Reading "The Collected Works" by Cary Fagan made me want to read more Cary Fagan. Poignant, gentle, real, the story follows the Hartley Staples through the last months of his grade eight year. His family is reeling with the disappearance of his older brother who has run away from home. Hartley is doing his best to support his parents and survive the day to day. You will laugh and cry as you read about Hartley's days but that's not all. There is a mysterious g.o. who is woven into the story. The ...more
Sharon Tacon
Jan 04, 2020 rated it liked it
The Collected Works of Gretchen Oyster is a first-person account of the emotional coming-of-age of the central character, Hartley. Sealed off from his parents as the family copes with the loss of his runaway older brother, Hartley has no one to help him with his own thoughts and feelings. He lacks the life experience to understand what is happening and finds himself distracted by the discovery of handmade postcards randomly appearing around town. The title asks “who is Gretchen Oyster” but the s ...more
Patti Sabik
Aug 27, 2019 rated it really liked it
Shelves: ya
3.5 A quiet but powerful read. The young narrator’s voice is so compelling, he draws you into his story and makes you part of his life. I likes the writing style for the added bonus that it teaches writing skills as the reader moves through the book because Hartley describes why he says certain things in particular ways which I found clever. The illustrations are captivating. A half star was deducted for a hasty conclusion, but otherwise this was a most enjoyable book.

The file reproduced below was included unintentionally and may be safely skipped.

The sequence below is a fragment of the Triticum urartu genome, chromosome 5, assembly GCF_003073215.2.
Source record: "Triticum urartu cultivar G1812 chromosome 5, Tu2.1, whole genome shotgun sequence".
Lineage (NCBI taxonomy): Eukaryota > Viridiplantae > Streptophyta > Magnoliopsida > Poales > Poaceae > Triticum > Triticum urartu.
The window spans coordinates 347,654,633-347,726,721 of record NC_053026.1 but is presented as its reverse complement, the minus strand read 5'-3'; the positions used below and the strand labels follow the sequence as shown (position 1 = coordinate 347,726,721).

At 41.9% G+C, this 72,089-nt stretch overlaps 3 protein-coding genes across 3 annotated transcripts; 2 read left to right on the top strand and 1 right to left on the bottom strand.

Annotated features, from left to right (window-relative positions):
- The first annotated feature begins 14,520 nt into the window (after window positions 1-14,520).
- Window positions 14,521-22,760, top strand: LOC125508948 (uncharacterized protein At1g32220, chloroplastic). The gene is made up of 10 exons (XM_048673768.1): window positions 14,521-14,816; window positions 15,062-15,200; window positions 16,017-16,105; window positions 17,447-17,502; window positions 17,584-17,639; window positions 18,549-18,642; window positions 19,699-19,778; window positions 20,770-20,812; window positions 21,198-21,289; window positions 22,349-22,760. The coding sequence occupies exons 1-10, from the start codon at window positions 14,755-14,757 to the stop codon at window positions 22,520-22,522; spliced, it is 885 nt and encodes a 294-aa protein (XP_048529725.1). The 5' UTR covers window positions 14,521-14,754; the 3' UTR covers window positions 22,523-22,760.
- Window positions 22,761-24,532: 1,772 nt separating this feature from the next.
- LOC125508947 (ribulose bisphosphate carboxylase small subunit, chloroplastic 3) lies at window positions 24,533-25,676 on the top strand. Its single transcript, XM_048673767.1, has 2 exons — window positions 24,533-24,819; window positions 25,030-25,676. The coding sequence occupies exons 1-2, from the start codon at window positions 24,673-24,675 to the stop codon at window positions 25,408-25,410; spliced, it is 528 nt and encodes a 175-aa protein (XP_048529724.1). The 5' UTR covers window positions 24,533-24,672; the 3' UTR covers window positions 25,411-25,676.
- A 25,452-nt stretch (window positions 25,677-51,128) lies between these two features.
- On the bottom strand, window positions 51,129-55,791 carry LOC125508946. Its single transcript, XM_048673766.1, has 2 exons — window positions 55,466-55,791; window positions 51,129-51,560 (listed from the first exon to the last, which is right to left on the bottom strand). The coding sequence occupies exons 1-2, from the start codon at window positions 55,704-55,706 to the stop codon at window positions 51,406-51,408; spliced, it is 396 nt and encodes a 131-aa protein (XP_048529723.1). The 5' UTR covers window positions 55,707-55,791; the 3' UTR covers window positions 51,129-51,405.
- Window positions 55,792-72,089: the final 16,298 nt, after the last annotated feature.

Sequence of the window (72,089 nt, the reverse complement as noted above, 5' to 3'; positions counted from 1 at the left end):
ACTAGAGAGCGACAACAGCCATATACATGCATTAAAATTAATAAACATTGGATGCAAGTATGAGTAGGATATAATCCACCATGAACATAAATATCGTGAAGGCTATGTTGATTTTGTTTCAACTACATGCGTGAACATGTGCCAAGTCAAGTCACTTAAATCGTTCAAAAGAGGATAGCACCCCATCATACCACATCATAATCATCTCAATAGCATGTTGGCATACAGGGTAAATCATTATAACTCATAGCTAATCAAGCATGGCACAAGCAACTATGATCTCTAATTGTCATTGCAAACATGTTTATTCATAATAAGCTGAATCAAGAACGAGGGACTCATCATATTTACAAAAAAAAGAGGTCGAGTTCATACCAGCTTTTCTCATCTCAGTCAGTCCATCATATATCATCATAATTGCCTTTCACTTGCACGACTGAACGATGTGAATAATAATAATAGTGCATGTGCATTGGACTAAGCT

Oct 22, 2019 rated it really liked it
Hartley has lost interest in almost everything, including middle school since his older brother Jackson ran away. When he finds some strange homemade postcards, he obsesses with finding out who made them. Along the way we learn about his struggles with family and friends, and discover more about the mysterious creator named g.o. This easy to read, engaging story for ages 10 to 14, touches on mental illness, the influence art has on life, and finding yourself.
Aug 04, 2020 rated it liked it
This book had a simple premise and was written for young readers so I wasn’t expecting much out of it but I did enjoy it. Although some of the actual plot lines were odd it worked. The narrator was definitely what sold me on the book and I love it when the narrator is talking to the reader adding small tidbits of information here and there. I also appreciated how the ending tied everything up so neatly, I expected an open ending and was pleasantly surprised.
Laura Phelps
May 07, 2019 rated it really liked it
Shelves: possiblemsba2019
This is a quirky book and I liked it. Hartley is trying to cope with the fact that his beloved older brother has run away, while at the same time trying to solve the mystery of who is leaving illustrated cards with cryptic messages around town. The cards themselves are really cool, and lend a philosophical angle to Hartley’s quest. A short and accessible text for middle grade readers.
May 28, 2019 rated it liked it
I received an arc of this book from netgalley in exchange for an honest review.

What I liked:
-This was a pretty quick story, so I didn't lose interest.
-Cool cover!